Western Australia is world famous for its wonderful springtime wildflowers. As we headed north west out of Esperance the colour show started along the road verges. Swathes of yellow, flashes of red, a dollop of orange, a patch of dazzling blue – and clumps of purple. We were headed for Hyden, a small town on the edge of WA’s wheat belt, for two reasons. For a start it’s on the way to Perth, and second it’s home to Wave Rock. It’s a granite monolith (they’re quite common hereabouts) carved by time and weather into the shape of a breaking wave. After that, nature’s paintbrush got to work with dissolved minerals to paint the wave in streaks of ochre and yellow and white and dark grey. I’d been there on numerous occasions over the years, and I thought it was worth a photo stop.
Yep, I didn’t take a picture. I’m a great believer in preserving our country in national parks. I’m NOT a great believer in making people pay to see them. Sure, ask people to pay to use a camp site. But far too often we’re charged $10 or $12 for the privilege of driving on the roads for a few hours. I reckon that’s one of the uses the Government makes of the taxes I paid all my working life. Years ago, there was a rudimentary parking area at Wave Rock, and you could go and climb over it, and the other carved monolith’s scattered around, for free. Now, there’s a visitor centre selling souvenirs, a café and a camping site. And yet we were asked to pay $10 for five minutes to take a picture? Sorry, not going there. I had the same reaction when we found it would cost us $12 to drive our car around Coffin Bay national park for a couple of hours. The Rock is one of the few reasons why anyone would drive out to Hyden. Why not make it free and encourage tourists to spend their money on food, drinks and souvenirs? And if you’re going to charge a fee, make it obvious up front. Esperance has several large (free) national parks, Kings Park is free… pant pant pant…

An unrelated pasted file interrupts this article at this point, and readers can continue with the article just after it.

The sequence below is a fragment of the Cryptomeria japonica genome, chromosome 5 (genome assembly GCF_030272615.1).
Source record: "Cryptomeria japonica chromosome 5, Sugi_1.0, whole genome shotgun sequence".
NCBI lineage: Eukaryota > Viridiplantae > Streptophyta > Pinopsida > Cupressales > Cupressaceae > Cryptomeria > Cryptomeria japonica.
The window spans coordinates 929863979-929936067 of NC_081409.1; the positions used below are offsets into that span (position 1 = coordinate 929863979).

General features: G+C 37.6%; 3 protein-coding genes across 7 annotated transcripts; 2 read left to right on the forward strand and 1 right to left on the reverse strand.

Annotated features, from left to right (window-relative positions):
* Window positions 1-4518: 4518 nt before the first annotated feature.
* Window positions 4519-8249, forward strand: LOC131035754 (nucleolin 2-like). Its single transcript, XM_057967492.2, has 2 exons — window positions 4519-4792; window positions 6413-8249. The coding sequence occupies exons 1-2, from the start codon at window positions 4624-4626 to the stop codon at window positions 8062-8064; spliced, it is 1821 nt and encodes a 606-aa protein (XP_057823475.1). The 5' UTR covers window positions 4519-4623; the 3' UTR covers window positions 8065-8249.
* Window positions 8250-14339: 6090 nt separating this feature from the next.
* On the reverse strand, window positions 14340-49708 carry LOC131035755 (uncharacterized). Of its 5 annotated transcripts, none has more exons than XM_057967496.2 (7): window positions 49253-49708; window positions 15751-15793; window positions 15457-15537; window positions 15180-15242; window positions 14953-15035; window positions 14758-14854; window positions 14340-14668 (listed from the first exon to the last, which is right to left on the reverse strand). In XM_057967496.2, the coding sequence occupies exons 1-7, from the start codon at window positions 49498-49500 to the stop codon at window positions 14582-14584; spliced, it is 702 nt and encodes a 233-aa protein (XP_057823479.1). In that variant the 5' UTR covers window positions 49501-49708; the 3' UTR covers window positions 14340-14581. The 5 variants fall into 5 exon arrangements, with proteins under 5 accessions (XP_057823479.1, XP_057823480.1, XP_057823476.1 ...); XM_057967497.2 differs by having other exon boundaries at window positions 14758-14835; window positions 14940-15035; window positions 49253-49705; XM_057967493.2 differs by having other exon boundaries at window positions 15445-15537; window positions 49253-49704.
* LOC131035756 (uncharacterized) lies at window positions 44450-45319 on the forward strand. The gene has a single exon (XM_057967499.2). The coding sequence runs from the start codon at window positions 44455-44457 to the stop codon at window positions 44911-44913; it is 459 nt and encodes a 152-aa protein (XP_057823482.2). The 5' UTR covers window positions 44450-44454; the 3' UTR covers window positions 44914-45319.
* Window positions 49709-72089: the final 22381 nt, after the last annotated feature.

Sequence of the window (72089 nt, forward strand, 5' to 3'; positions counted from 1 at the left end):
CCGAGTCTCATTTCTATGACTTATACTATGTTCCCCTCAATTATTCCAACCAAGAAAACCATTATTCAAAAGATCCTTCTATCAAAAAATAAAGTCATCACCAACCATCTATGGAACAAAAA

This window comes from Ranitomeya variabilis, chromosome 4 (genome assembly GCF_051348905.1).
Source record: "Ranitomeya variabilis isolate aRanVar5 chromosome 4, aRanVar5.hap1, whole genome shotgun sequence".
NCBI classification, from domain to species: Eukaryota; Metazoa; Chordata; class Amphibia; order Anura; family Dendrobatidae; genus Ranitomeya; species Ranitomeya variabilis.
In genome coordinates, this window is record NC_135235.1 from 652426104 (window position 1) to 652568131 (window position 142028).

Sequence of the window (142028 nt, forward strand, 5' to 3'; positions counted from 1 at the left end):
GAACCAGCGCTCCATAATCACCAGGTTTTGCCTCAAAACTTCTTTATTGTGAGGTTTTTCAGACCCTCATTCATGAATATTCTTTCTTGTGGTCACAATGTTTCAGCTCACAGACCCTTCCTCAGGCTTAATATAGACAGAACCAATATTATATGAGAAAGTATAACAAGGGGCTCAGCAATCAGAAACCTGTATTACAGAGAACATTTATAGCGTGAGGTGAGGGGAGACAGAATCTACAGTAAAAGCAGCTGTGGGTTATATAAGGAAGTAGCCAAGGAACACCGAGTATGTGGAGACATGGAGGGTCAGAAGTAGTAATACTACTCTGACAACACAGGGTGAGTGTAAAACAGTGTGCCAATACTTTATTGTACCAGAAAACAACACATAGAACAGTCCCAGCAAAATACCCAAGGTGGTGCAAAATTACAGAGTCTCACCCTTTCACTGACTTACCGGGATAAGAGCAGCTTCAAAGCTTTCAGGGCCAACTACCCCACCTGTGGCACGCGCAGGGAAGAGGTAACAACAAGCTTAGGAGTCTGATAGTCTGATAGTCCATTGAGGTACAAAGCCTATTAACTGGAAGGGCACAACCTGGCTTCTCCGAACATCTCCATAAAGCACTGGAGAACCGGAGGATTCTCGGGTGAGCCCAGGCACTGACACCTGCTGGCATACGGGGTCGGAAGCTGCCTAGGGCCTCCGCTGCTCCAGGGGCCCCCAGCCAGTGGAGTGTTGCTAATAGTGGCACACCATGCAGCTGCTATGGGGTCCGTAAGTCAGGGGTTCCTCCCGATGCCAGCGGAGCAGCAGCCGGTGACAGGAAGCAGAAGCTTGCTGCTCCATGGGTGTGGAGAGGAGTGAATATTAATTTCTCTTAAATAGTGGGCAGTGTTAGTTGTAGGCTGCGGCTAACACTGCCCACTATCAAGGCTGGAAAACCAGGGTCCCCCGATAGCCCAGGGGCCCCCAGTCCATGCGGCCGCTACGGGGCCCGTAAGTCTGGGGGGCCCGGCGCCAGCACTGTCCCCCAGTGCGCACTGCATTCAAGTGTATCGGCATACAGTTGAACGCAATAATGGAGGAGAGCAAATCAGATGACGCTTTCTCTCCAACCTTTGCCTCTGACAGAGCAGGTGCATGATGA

So… on to Perth. Neither of us was particularly impressed with the car’s GPS. Obviously designed for more densely populated countries, it showed the location of stations on the Nullarbor – but not road houses. One feature we noticed was its apparent propensity to calculate when we’d arrive somewhere, based on our current speed. (eg, doing 60kph now, but using roads for 110kph). It corrected itself over time, but to start with, it might be an hour or more out in expected arrival. Not good. However, it proved its worth when we approached Perth around 5pm. We had to get over to the north side of the city, which meant crossing the river in peak time. I had visions of going down Greenmount and over the Causeway bridges, through the city centre… Even if you don’t know Perth, you’ll get the idea. ANY city centre at peak hour is a bad move. But our GPS is smart. It knows about traffic conditions. It took us north, off the Darling Range down Redhill Road and over the river further up. It had us using a freeway, but at one point informed us it had recalculated due to traffic congestion, and selected another route. Ain’t technology grand?
We arrived at our friend’s home in plenty of time. I introduced Peter to John and we all sat and talked about stuff, solving the problems of the world, as you do. Beth and I are old friends – we went through uni together – and a few other things. I find it interesting that Beth and John have four daughters and a son, while my Esperance friends have four sons and a daughter. I like to think I’ve donated my slots to one or both of them. I never wanted children.